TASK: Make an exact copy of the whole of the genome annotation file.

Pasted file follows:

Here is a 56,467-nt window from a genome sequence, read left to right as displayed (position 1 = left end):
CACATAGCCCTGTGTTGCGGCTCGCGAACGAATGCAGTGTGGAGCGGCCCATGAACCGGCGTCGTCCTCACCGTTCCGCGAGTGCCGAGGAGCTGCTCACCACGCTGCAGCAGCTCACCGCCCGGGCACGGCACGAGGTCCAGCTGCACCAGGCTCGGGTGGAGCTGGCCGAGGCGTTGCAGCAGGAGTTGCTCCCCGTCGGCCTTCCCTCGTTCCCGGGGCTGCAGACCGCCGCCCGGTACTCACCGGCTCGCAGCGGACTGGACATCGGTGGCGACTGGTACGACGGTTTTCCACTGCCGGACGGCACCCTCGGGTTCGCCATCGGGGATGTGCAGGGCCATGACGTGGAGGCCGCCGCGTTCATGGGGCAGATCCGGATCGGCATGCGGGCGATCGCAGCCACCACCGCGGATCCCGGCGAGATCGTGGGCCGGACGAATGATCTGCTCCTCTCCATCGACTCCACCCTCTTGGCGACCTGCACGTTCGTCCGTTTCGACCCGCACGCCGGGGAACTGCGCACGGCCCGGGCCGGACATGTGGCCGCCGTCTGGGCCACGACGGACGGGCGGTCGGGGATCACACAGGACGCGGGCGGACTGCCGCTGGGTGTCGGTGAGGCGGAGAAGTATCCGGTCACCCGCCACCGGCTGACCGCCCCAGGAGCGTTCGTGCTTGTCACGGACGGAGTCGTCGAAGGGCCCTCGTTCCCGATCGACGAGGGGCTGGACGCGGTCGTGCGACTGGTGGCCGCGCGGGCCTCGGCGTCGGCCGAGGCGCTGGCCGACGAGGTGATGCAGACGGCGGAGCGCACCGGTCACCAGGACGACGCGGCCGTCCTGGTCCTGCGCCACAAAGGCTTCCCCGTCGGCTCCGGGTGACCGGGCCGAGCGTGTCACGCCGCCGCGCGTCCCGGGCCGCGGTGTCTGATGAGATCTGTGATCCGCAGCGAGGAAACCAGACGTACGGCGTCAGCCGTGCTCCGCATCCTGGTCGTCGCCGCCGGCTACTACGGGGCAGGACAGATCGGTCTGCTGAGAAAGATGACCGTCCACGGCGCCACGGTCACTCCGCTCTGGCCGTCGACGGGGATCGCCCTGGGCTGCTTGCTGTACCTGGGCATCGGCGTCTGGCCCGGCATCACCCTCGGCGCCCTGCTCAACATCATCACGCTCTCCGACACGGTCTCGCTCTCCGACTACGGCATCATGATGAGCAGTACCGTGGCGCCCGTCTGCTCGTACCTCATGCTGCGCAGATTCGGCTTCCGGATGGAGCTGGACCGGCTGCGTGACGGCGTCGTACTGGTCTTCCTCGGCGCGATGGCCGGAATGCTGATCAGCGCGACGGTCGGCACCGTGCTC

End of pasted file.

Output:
Here is a 56,467-nt window from a genome sequence, read left to right as displayed (position 1 = left end):
CACATAGCCCTGTGTTGCGGCTCGCGAACGAATGCAGTGTGGAGCGGCCCATGAACCGGCGTCGTCCTCACCGTTCCGCGAGTGCCGAGGAGCTGCTCACCACGCTGCAGCAGCTCACCGCCCGGGCACGGCACGAGGTCCAGCTGCACCAGGCTCGGGTGGAGCTGGCCGAGGCGTTGCAGCAGGAGTTGCTCCCCGTCGGCCTTCCCTCGTTCCCGGGGCTGCAGACCGCCGCCCGGTACTCACCGGCTCGCAGCGGACTGGACATCGGTGGCGACTGGTACGACGGTTTTCCACTGCCGGACGGCACCCTCGGGTTCGCCATCGGGGATGTGCAGGGCCATGACGTGGAGGCCGCCGCGTTCATGGGGCAGATCCGGATCGGCATGCGGGCGATCGCAGCCACCACCGCGGATCCCGGCGAGATCGTGGGCCGGACGAATGATCTGCTCCTCTCCATCGACTCCACCCTCTTGGCGACCTGCACGTTCGTCCGTTTCGACCCGCACGCCGGGGAACTGCGCACGGCCCGGGCCGGACATGTGGCCGCCGTCTGGGCCACGACGGACGGGCGGTCGGGGATCACACAGGACGCGGGCGGACTGCCGCTGGGTGTCGGTGAGGCGGAGAAGTATCCGGTCACCCGCCACCGGCTGACCGCCCCAGGAGCGTTCGTGCTTGTCACGGACGGAGTCGTCGAAGGGCCCTCGTTCCCGATCGACGAGGGGCTGGACGCGGTCGTGCGACTGGTGGCCGCGCGGGCCTCGGCGTCGGCCGAGGCGCTGGCCGACGAGGTGATGCAGACGGCGGAGCGCACCGGTCACCAGGACGACGCGGCCGTCCTGGTCCTGCGCCACAAAGGCTTCCCCGTCGGCTCCGGGTGACCGGGCCGAGCGTGTCACGCCGCCGCGCGTCCCGGGCCGCGGTGTCTGATGAGATCTGTGATCCGCAGCGAGGAAACCAGACGTACGGCGTCAGCCGTGCTCCGCATCCTGGTCGTCGCCGCCGGCTACTACGGGGCAGGACAGATCGGTCTGCTGAGAAAGATGACCGTCCACGGCGCCACGGTCACTCCGCTCTGGCCGTCGACGGGGATCGCCCTGGGCTGCTTGCTGTACCTGGGCATCGGCGTCTGGCCCGGCATCACCCTCGGCGCCCTGCTCAACATCATCACGCTCTCCGACACGGTCTCGCTCTCCGACTACGGCATCATGATGAGCAGTACCGTGGCGCCCGTCTGCTCGTACCTCATGCTGCGCAGATTCGGCTTCCGGATGGAGCTGGACCGGCTGCGTGACGGCGTCGTACTGGTCTTCCTCGGCGCGATGGCCGGAATGCTGATCAGCGCGACGGTCGGCACCGTGCTC